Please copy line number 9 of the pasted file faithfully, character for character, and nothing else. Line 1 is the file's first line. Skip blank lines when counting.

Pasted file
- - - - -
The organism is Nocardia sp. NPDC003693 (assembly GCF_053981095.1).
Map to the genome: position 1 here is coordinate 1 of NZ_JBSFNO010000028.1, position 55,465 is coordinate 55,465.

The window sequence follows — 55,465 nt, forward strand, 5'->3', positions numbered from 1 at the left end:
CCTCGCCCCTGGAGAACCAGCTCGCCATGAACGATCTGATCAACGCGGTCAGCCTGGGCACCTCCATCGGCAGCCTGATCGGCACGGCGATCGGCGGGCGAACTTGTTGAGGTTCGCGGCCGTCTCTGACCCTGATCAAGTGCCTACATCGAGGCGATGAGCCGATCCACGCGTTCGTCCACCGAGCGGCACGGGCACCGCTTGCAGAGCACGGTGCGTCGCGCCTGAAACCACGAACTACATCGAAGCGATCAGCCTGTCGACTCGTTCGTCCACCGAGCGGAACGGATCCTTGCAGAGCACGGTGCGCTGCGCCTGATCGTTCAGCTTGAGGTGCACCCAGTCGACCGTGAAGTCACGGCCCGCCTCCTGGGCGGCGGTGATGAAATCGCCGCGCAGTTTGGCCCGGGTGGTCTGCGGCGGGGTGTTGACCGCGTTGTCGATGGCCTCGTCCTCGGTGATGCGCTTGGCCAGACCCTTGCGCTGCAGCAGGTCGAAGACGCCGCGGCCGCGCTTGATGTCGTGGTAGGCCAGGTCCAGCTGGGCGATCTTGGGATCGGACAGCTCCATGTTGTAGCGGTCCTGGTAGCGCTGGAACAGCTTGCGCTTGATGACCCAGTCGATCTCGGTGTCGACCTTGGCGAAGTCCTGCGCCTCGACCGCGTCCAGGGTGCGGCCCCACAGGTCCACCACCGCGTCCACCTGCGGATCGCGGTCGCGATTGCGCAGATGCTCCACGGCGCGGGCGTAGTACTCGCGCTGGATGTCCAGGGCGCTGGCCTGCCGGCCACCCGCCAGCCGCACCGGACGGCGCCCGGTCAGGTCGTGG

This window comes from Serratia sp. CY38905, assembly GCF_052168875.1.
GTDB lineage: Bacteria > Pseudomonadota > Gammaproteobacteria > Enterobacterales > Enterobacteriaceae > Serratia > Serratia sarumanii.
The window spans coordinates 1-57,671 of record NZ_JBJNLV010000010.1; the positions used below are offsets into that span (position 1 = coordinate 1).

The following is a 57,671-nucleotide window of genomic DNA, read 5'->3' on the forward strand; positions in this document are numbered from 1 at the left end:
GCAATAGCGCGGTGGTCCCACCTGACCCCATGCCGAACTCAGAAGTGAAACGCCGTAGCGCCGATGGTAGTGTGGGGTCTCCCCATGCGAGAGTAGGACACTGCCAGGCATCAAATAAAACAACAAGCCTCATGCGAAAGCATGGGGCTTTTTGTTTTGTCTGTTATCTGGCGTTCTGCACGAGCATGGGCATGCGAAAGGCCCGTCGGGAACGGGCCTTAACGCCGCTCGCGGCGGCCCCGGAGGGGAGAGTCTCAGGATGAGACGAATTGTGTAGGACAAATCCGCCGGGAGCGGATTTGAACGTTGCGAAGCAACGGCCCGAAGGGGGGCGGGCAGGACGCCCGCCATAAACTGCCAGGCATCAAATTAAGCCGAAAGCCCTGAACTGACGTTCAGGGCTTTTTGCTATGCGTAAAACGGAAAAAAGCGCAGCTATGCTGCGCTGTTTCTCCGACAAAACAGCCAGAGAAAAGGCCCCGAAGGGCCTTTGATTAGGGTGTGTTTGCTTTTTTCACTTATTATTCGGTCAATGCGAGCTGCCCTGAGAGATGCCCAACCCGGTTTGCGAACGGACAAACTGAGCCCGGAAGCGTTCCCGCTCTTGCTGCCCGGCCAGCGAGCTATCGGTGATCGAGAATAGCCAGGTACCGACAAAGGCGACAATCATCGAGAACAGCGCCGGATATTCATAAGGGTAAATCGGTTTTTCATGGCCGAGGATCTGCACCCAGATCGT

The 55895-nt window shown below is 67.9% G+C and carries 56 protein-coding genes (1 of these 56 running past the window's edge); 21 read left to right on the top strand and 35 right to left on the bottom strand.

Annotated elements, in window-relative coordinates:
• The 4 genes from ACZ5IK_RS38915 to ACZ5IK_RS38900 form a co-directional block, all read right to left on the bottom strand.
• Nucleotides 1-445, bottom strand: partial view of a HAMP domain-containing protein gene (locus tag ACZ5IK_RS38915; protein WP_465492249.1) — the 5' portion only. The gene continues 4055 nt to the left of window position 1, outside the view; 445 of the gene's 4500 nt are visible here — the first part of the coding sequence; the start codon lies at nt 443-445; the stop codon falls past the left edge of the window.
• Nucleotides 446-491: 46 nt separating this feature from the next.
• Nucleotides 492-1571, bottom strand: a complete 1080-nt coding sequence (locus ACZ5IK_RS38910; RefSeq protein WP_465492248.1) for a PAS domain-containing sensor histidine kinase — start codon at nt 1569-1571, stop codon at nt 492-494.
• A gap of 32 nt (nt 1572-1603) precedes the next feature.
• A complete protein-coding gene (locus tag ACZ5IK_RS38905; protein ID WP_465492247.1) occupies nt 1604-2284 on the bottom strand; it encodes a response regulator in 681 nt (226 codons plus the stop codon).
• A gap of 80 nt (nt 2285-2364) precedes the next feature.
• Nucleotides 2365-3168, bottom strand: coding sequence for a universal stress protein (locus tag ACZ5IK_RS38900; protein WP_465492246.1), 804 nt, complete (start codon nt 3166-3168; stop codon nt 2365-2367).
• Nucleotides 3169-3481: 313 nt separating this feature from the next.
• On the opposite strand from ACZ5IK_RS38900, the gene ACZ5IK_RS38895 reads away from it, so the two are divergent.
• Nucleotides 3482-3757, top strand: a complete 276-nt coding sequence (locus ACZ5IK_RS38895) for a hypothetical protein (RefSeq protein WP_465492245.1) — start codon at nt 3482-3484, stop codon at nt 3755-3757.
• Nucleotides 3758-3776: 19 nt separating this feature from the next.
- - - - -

GCAATAGCGCGGTGGTCCCACCTGACCCCATGCCGAACTCAGAAGTGAAACGCCGTAGCGCCGATGGTAGTGTGGGGTCTCCCCATGCGAGAGTAGGACACTGCCAGGCATCAAATAAAACAACAAGCCTCATGCGAAAGCATGGGGCTTTTTGTTTTGTCTGTTATCTGGCGTTCTGCACGAGCATGGGCATGCGAAAGGCCCGTCGGGAACGGGCCTTAACGCCGCTCGCGGCGGCCCCGGAGGGGAGAGTCTCAGGATGAGACGAATTGTGTAGGACAAATCCGCCGGGAGCGGATTTGAACGTTGCGAAGCAACGGCCCGAAGGGGGGCGGGCAGGACGCCCGCCATAAACTGCCAGGCATCAAATTAAGCCGAAAGCCCTGAACTGACGTTCAGGGCTTTTTGCTATGCGTAAAACGGAAAAAAGCGCAGCTATGCTGCGCTGTTTCTCCGACAAAACAGCCAGAGAAAAGGCCCCGAAGGGCCTTTGATTAGGGTGTGTTTGCTTTTTTCACTTATTATTCGGTCAATGCGAGCTGCCCTGAGAGATGCCCAACCCGGTTTGCGAACGGACAAACTGAGCCCGGAAGCGTTCCCGCTCTTGCTGCCCGGCCAGCGAGCTATCGGTGATCGAGAATAGCCAGGTACCGACAAAGGCGACAATCATCGAGAACAGCGCCGGATATTCATAAGGGTAAATCGGTTTTTCATGGCCGAGGATCTGCACCCAGATCGT